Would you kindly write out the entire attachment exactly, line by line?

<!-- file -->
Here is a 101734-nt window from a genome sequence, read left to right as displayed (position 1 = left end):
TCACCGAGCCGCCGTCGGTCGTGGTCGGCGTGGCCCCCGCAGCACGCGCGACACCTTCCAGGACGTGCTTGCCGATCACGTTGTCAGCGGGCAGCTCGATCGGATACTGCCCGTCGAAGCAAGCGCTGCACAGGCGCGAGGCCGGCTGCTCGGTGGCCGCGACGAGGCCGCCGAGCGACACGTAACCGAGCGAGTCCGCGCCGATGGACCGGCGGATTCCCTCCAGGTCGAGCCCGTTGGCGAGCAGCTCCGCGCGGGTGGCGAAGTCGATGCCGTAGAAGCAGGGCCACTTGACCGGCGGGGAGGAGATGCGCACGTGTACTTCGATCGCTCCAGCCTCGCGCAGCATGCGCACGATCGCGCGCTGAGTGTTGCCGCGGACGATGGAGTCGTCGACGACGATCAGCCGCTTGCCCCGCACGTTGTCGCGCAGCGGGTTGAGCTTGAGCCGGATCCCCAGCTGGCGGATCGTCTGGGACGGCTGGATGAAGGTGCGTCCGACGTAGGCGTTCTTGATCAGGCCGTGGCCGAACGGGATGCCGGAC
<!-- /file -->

Here is a 101734-nt window from a genome sequence, read left to right as displayed (position 1 = left end):
TCACCGAGCCGCCGTCGGTCGTGGTCGGCGTGGCCCCCGCAGCACGCGCGACACCTTCCAGGACGTGCTTGCCGATCACGTTGTCAGCGGGCAGCTCGATCGGATACTGCCCGTCGAAGCAAGCGCTGCACAGGCGCGAGGCCGGCTGCTCGGTGGCCGCGACGAGGCCGCCGAGCGACACGTAACCGAGCGAGTCCGCGCCGATGGACCGGCGGATTCCCTCCAGGTCGAGCCCGTTGGCGAGCAGCTCCGCGCGGGTGGCGAAGTCGATGCCGTAGAAGCAGGGCCACTTGACCGGCGGGGAGGAGATGCGCACGTGTACTTCGATCGCTCCAGCCTCGCGCAGCATGCGCACGATCGCGCGCTGAGTGTTGCCGCGGACGATGGAGTCGTCGACGACGATCAGCCGCTTGCCCCGCACGTTGTCGCGCAGCGGGTTGAGCTTGAGCCGGATCCCCAGCTGGCGGATCGTCTGGGACGGCTGGATGAAGGTGCGTCCGACGTAGGCGTTCTTGATCAGGCCGTGGCCGAACGGGATGCCGGAC